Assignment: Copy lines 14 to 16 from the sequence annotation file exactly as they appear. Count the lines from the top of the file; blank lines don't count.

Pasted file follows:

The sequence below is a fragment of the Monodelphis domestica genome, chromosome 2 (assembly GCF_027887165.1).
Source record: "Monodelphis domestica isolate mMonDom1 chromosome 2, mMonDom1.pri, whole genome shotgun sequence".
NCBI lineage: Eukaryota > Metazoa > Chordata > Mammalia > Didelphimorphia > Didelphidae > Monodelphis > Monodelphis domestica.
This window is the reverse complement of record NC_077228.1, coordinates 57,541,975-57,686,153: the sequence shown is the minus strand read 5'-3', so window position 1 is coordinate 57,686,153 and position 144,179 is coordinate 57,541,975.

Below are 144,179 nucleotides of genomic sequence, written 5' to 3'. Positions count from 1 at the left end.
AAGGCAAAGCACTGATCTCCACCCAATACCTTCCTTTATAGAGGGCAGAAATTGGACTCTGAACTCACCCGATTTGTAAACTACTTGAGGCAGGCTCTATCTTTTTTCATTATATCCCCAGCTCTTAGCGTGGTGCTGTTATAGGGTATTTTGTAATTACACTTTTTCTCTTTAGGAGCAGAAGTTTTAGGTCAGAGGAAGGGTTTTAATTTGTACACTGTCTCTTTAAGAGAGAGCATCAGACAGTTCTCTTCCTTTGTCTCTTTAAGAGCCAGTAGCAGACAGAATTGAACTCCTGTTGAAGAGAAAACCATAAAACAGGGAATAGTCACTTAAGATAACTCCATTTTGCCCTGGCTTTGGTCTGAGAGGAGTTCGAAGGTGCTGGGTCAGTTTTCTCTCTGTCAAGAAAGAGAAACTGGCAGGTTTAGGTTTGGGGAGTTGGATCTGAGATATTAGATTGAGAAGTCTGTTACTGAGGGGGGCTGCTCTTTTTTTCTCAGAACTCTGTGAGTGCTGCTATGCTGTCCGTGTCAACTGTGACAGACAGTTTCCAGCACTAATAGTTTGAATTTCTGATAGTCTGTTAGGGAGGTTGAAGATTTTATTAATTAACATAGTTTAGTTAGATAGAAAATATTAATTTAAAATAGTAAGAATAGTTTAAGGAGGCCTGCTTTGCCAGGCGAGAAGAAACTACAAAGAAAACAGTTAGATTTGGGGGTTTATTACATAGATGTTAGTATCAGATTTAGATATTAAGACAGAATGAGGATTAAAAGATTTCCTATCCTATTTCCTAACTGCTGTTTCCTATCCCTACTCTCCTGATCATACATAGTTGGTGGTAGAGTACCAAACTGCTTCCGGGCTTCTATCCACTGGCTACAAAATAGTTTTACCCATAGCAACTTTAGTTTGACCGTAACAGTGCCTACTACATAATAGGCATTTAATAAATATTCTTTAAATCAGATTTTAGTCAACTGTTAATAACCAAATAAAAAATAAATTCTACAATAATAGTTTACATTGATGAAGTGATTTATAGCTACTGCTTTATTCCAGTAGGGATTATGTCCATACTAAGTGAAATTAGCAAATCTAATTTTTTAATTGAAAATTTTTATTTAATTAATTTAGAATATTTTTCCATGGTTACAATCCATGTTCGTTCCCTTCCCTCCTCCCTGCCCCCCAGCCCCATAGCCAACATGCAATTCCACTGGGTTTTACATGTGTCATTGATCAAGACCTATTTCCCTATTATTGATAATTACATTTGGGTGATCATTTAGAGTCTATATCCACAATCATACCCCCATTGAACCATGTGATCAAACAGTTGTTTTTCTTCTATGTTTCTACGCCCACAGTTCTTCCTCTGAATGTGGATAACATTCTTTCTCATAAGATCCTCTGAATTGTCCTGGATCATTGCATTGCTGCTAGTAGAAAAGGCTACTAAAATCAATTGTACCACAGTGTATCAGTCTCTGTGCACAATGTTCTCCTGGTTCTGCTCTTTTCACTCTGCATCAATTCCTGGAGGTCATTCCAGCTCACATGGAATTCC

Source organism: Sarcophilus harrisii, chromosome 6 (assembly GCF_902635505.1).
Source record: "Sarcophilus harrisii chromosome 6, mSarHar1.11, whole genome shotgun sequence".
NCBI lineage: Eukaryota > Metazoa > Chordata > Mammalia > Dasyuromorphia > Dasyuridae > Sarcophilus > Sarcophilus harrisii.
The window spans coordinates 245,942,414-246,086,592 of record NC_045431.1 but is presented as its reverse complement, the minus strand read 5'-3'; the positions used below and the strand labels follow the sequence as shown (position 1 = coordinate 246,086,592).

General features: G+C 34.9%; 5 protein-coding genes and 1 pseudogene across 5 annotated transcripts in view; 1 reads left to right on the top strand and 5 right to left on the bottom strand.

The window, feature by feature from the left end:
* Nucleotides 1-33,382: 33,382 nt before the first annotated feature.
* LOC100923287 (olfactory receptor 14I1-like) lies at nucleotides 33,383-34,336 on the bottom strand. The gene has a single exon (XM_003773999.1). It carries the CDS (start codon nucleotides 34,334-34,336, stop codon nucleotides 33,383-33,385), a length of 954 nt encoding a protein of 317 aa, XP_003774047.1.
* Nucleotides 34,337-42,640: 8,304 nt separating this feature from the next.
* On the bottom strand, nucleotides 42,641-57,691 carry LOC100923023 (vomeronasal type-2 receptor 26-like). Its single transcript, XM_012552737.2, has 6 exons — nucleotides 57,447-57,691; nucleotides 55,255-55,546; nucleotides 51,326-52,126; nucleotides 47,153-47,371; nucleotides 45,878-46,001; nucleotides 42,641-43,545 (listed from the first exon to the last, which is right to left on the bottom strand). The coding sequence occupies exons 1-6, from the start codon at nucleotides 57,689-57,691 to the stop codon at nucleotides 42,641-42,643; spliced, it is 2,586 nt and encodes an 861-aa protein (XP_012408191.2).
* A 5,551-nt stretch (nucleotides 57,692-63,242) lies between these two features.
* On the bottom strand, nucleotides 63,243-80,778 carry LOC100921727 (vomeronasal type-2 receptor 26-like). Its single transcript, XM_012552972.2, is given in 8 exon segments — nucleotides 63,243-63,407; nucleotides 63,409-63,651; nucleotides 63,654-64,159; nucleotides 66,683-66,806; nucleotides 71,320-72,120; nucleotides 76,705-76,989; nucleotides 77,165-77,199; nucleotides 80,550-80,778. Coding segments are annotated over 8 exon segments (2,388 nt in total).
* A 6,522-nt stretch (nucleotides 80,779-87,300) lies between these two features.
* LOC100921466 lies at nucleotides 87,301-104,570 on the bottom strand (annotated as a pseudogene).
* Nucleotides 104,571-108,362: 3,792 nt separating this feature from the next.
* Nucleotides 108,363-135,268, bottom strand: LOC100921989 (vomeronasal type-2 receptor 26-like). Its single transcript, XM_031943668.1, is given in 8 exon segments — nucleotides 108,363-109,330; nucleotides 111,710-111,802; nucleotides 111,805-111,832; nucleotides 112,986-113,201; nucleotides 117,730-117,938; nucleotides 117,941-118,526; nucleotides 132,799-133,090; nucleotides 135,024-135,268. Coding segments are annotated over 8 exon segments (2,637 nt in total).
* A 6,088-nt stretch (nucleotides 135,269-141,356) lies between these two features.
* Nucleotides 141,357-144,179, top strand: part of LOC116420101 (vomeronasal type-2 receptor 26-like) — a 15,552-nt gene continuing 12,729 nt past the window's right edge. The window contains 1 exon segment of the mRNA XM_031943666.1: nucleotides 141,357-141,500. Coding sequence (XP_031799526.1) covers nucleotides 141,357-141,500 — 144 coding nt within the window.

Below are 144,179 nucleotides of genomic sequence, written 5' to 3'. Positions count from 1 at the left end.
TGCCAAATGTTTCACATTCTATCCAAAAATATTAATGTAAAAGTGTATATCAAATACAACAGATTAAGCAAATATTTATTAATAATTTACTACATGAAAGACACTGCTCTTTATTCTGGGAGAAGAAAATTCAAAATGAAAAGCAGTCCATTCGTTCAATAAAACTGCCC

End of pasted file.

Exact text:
* LOC100923287 (olfactory receptor 14I1-like) lies at nucleotides 33,383-34,336 on the bottom strand. The gene has a single exon (XM_003773999.1). It carries the CDS (start codon nucleotides 34,334-34,336, stop codon nucleotides 33,383-33,385), a length of 954 nt encoding a protein of 317 aa, XP_003774047.1.
* Nucleotides 34,337-42,640: 8,304 nt separating this feature from the next.
* On the bottom strand, nucleotides 42,641-57,691 carry LOC100923023 (vomeronasal type-2 receptor 26-like). Its single transcript, XM_012552737.2, has 6 exons — nucleotides 57,447-57,691; nucleotides 55,255-55,546; nucleotides 51,326-52,126; nucleotides 47,153-47,371; nucleotides 45,878-46,001; nucleotides 42,641-43,545 (listed from the first exon to the last, which is right to left on the bottom strand). The coding sequence occupies exons 1-6, from the start codon at nucleotides 57,689-57,691 to the stop codon at nucleotides 42,641-42,643; spliced, it is 2,586 nt and encodes an 861-aa protein (XP_012408191.2).